Police officers and members of the National Guard of Ukraine stand guard during a protest to demand support from the government for small businesses and easing of lockdown measures put into place because of the coronavirus disease (COVID-19) outbreak, in front of the Ukrainian cabinet of ministers building in central Kiev, Ukraine April 29, 2020. PHOTO: REUTERS

Ukraine reaches 10,000 coronavirus cases as public chafes against lockdown

Health minister urges the public to be patient and not violate lockdown measures as the death toll reaches 261

Reuters April 30, 2020
KIEV: Ukraine reached 10,000 coronavirus cases on Thursday as Health Minister Maksym Stepanov urged the public to be patient and not violate lockdown measures that have kept the country’s death toll far lower than in much of western Europe.

The government shut businesses such as cafes, restaurants, markets and cinemas last month, closed its borders to foreign citizens and shut down almost all air and rail travel, causing a spike in job losses.

Anger at the lockdown led to hundreds of businessmen protesting near the government building on Wednesday, while Stepanov also said more people were ignoring a ban on visiting parks.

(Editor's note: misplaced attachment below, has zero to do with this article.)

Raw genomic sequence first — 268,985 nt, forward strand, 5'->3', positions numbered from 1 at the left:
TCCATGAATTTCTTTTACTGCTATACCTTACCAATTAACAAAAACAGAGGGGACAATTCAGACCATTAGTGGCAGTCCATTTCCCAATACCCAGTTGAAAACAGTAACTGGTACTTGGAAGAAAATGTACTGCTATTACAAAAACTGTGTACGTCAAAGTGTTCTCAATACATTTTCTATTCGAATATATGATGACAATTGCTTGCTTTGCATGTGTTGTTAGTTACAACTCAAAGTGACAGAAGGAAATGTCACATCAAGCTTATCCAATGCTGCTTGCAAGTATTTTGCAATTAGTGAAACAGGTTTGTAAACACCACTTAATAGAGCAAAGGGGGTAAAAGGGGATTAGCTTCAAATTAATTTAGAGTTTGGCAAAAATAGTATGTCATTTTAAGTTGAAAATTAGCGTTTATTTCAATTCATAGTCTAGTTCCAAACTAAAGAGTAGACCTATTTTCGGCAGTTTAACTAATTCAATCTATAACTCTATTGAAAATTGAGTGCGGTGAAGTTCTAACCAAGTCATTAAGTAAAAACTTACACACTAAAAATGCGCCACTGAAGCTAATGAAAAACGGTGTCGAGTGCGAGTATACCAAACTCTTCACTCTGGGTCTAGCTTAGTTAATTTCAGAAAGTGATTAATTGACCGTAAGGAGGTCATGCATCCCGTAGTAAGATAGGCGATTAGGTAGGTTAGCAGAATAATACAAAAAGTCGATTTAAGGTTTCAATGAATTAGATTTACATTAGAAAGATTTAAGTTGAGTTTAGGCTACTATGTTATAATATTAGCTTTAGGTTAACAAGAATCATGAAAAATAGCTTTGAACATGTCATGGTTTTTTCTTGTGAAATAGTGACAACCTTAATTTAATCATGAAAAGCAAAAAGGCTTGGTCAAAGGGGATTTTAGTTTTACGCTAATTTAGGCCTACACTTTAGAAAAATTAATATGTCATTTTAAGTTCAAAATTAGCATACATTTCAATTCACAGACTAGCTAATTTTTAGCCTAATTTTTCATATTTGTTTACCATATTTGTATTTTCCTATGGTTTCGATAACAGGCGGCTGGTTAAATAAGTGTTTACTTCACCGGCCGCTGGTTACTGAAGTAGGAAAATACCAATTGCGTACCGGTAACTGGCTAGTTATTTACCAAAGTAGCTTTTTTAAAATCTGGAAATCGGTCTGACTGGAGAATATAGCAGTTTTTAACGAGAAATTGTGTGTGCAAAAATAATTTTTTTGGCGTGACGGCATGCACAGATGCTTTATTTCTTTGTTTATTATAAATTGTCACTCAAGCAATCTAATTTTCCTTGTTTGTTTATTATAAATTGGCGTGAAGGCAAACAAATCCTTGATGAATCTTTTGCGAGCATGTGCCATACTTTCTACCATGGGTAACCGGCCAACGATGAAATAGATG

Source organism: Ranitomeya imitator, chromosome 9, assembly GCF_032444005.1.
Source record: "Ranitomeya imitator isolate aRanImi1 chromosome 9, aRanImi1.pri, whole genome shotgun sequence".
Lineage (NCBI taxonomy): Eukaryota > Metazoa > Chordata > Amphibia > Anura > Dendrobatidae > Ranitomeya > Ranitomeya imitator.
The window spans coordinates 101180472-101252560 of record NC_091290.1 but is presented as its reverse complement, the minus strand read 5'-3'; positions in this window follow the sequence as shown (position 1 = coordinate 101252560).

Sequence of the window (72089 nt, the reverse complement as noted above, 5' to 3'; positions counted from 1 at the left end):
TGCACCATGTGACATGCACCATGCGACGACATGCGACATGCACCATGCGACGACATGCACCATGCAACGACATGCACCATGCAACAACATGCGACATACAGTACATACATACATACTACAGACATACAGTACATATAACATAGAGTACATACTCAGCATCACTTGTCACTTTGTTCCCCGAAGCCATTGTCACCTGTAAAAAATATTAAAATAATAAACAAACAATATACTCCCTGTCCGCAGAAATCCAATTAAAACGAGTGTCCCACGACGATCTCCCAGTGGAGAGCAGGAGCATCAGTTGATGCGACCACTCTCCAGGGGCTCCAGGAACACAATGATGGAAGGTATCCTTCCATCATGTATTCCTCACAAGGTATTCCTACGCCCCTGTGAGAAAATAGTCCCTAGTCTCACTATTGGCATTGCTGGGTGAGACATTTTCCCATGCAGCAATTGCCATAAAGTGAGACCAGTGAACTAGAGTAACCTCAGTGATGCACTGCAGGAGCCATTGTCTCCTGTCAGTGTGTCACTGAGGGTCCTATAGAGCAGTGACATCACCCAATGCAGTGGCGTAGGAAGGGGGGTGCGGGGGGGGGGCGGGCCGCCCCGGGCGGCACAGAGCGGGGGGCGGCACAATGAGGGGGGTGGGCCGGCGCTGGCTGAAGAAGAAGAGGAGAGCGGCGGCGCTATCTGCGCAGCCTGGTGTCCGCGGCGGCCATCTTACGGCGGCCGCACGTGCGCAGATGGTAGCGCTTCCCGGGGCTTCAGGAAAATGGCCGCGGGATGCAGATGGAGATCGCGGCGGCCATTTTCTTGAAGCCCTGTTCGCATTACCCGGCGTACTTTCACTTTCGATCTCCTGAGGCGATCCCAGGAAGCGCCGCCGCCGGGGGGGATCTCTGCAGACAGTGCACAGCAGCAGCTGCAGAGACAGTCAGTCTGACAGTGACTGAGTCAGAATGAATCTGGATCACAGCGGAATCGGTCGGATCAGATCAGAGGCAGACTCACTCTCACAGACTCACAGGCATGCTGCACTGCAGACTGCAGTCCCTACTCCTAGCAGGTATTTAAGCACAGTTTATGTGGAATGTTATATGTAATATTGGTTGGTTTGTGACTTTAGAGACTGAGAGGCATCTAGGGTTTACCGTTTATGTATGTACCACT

Stepanov told a televised briefing that 261 people had died from Covid-19.

“But this is not the thousands that are happening in Italy and Spain. Quarantine was introduced very quickly (in Ukraine) and it was thanks to this that we managed to contain the situation,” he said.

“Thanks to the quarantine measures, we managed to avoid the peak incidence and peak load on the medical system.”

The government has extended the lockdown until May 11 and expects the pandemic to peak in Ukraine early next month. It is considering whether to open food markets back up in the meantime, with social distancing rules.

But there are growing signs of public impatience.

“What do we see in the last days? We see rallies, people on the streets, we see traffic jams, we see an increase in the number of people in parks. I understand that being in quarantine for five, six weeks is very difficult,” Stepanov said.

“When you go out to rallies or when you start violating the quarantine, don’t think about just yourself. Think about your loved ones whom you can infect by becoming infected at such events.”

The government had been particularly anxious to avoid a spike in new infections over Orthodox Easter on April 19, after a prominent monastery became an infection hotspot.

The pandemic is expected to tip Ukraine into recession this year, prompting the government to appeal to the International Monetary Fund for aid.

The government has allocated 6 billion hryvnias ($222 million) for payments to the unemployed and has increased its forecast for the unemployment rate this year to 9.4%.

A survey carried out by the Rating research group in early April showed 8% of Ukrainians had lost their jobs during the lockdown, and 29% had taken a vacation.